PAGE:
On the last day of 2014, a three-member panel of the National Labor Relations Board (the Board or NLRB) denied a Massachusetts-based waste-services provider’s request to revoke a document subpoena issued by the Regional Director of Region 1 of the NLRB. By the subpoena, Region 1 sought the “Employee Handbook” of the employer. In seeking to revoke the subpoena, the employer argued that Region 1 was investigating two charges, neither of which alleged “a violation based on language contained in the employee handbook.” Nevertheless, the NLRB Panel majority found that “the request for the Employee Handbook bears some potential relevance to the pending allegations,” and that the potential relevance warranted the denial of the petition to revoke. However, the panel majority, made up of Republican Board Members Miscimarra and Johnson, specifically cautioned that had the “Region invoked our subpoena power to obtain employee handbooks or policy statements for the purpose of initiating or expanding charges or investigations, this would be an ‘improper purpose’ that would warrant revocation of the subpoena.” The third member of the panel, Member Hirozawa (a Democrat) chose not to address his “colleagues’ views on the limits of that power or their discussion of whether the subpoena would be proper in the hypothetical situation they describe.”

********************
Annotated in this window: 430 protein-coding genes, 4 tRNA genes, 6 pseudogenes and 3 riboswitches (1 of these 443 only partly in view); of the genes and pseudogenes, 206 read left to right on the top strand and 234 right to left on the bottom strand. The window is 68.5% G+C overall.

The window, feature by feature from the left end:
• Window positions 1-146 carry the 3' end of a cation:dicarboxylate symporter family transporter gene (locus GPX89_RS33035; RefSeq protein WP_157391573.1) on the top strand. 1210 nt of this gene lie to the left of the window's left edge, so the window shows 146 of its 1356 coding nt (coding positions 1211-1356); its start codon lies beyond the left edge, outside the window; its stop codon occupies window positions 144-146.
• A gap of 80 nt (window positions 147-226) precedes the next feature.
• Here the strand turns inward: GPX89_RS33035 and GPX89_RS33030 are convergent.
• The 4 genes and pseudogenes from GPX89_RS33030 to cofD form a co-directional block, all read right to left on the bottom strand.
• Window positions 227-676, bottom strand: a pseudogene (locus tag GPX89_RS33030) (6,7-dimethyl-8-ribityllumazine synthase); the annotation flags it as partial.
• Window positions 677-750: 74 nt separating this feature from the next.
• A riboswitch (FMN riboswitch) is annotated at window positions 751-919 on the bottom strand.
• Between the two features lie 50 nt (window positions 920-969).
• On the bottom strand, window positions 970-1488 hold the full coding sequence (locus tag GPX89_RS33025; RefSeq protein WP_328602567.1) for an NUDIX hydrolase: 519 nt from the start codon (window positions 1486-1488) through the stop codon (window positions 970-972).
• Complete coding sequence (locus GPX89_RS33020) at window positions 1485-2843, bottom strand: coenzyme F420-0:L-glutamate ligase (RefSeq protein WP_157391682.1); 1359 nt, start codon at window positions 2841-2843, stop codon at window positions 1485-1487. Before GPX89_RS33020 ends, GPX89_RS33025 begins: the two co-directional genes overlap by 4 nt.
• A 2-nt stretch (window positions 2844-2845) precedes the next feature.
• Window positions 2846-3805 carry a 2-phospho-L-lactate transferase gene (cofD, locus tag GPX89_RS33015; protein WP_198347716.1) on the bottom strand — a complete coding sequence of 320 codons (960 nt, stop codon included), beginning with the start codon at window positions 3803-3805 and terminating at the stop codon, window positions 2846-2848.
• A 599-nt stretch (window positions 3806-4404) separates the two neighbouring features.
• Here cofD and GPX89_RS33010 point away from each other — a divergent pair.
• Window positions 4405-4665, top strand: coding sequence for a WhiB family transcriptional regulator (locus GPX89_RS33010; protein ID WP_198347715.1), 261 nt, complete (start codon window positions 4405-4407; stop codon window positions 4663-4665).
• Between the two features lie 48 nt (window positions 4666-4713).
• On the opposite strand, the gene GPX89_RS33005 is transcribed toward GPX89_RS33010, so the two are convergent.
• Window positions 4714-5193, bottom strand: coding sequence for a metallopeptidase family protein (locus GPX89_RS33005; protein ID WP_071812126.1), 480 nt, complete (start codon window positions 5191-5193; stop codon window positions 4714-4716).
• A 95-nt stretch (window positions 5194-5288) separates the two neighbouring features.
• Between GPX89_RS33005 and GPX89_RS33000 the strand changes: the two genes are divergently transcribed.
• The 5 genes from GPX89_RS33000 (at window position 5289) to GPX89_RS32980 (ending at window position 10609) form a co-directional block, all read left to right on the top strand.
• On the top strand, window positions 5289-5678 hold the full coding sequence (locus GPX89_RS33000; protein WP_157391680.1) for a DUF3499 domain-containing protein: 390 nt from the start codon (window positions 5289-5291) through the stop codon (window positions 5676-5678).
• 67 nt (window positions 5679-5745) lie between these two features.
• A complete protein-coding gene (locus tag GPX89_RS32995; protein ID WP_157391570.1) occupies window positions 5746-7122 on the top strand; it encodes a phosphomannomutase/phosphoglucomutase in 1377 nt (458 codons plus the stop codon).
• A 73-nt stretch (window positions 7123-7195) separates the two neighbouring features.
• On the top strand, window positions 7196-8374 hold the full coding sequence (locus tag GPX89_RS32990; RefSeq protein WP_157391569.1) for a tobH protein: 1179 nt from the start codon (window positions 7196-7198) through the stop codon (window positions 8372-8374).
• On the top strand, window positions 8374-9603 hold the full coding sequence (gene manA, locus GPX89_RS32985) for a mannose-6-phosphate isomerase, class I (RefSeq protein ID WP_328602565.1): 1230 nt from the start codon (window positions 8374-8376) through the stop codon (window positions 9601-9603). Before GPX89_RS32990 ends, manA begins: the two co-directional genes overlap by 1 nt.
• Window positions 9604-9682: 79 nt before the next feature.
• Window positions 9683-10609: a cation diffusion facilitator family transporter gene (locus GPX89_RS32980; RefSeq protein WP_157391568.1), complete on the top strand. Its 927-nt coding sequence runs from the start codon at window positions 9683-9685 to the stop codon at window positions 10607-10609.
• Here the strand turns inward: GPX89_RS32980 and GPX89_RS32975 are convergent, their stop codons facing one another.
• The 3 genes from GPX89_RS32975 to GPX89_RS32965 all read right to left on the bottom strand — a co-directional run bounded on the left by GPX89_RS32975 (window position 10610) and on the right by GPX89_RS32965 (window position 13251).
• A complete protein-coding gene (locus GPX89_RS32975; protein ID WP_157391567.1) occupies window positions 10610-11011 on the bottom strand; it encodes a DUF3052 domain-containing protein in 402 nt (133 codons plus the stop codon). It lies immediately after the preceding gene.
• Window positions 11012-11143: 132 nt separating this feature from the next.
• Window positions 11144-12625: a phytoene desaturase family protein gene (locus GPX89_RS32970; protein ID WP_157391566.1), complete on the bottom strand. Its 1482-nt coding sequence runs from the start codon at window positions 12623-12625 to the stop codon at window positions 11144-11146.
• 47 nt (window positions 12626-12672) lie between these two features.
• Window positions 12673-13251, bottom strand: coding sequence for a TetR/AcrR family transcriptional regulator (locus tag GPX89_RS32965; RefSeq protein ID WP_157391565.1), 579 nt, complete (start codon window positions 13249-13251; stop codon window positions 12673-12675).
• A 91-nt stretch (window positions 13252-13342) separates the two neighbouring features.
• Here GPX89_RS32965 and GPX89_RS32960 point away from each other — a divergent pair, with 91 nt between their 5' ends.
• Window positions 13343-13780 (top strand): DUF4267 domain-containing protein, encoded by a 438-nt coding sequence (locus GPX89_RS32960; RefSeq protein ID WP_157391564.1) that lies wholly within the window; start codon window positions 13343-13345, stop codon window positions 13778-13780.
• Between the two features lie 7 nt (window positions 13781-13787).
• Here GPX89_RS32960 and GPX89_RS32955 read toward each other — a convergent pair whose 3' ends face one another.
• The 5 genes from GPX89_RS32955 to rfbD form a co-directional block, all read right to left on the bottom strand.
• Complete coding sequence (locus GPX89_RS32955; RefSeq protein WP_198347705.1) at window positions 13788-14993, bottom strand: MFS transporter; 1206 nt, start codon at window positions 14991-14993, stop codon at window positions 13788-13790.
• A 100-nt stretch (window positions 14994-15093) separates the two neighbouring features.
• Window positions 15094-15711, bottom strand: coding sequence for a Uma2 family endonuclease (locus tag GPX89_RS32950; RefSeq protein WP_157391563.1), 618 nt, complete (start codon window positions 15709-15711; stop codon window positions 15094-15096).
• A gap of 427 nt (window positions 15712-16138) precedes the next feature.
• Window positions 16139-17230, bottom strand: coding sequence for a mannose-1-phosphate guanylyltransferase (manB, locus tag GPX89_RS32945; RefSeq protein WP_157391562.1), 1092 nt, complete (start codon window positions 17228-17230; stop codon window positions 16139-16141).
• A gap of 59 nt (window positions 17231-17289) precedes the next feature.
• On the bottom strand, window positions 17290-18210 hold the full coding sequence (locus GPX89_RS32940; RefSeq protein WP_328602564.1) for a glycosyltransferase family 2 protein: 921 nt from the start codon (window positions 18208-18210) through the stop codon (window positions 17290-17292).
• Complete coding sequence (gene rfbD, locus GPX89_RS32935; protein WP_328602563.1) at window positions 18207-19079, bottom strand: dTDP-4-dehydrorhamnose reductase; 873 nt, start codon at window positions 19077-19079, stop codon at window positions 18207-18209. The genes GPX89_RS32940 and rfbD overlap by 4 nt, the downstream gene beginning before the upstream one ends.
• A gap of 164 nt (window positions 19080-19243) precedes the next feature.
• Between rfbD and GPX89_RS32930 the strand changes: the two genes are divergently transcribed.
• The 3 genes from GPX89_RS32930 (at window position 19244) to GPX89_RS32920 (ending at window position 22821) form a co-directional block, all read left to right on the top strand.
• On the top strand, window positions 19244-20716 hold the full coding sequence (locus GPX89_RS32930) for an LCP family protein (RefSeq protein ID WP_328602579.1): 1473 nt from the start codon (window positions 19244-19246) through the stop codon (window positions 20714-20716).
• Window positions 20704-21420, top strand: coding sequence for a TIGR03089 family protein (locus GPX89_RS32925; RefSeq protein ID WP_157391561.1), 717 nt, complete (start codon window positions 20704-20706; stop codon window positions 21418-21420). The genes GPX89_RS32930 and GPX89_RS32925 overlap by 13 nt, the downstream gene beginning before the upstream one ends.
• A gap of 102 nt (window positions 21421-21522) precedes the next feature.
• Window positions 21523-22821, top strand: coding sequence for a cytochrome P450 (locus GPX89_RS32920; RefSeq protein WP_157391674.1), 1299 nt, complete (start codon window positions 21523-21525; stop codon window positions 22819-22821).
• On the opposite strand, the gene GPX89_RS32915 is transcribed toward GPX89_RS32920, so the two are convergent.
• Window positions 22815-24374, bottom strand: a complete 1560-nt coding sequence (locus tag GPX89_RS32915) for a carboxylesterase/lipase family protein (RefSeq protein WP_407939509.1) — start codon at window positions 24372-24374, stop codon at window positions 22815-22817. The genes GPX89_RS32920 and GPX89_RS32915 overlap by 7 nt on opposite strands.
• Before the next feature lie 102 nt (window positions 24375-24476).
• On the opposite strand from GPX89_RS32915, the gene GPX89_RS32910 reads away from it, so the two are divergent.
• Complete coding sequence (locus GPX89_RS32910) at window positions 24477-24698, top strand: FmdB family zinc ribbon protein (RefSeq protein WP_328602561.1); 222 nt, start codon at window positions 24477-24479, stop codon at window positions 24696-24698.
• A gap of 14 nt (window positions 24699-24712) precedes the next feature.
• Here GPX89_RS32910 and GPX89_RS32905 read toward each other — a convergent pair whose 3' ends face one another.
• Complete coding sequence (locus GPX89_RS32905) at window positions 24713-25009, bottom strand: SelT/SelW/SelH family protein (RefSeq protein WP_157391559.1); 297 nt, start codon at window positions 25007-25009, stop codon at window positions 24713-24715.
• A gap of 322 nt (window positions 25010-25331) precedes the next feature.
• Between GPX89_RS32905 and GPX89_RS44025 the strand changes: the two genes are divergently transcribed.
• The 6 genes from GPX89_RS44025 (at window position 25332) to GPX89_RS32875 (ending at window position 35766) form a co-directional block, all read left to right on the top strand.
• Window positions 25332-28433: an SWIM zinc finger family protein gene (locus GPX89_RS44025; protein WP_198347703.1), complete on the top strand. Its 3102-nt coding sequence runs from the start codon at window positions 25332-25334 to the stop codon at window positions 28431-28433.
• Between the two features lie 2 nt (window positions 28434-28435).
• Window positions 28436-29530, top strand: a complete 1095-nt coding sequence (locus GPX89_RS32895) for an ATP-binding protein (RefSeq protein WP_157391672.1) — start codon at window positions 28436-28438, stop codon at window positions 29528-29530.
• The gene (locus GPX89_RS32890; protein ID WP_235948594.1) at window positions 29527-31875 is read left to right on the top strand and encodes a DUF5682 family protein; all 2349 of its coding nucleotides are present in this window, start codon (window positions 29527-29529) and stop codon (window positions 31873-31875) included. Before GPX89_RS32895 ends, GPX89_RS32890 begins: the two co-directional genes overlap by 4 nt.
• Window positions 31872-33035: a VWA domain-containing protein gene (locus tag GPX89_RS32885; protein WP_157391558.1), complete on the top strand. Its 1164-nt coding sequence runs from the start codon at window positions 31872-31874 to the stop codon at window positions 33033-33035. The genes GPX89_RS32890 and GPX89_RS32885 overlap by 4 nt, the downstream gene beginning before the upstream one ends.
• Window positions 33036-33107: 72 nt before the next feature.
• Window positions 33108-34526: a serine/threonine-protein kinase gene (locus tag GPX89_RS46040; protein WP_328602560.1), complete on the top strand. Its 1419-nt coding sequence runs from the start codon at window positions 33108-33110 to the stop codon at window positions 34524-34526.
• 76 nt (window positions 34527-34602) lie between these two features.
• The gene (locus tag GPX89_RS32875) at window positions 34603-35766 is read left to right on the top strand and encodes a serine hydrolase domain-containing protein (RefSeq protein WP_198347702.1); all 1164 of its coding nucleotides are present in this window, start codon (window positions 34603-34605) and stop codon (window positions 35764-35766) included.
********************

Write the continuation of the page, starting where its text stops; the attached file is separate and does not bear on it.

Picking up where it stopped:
Thus, while the panel majority’s decision seems to provide some good news for employers, the fact that the full Board is currently made up of a majority of Democratic Board members, does not bode well for employers seeking to challenge the Board’s subpoena authority.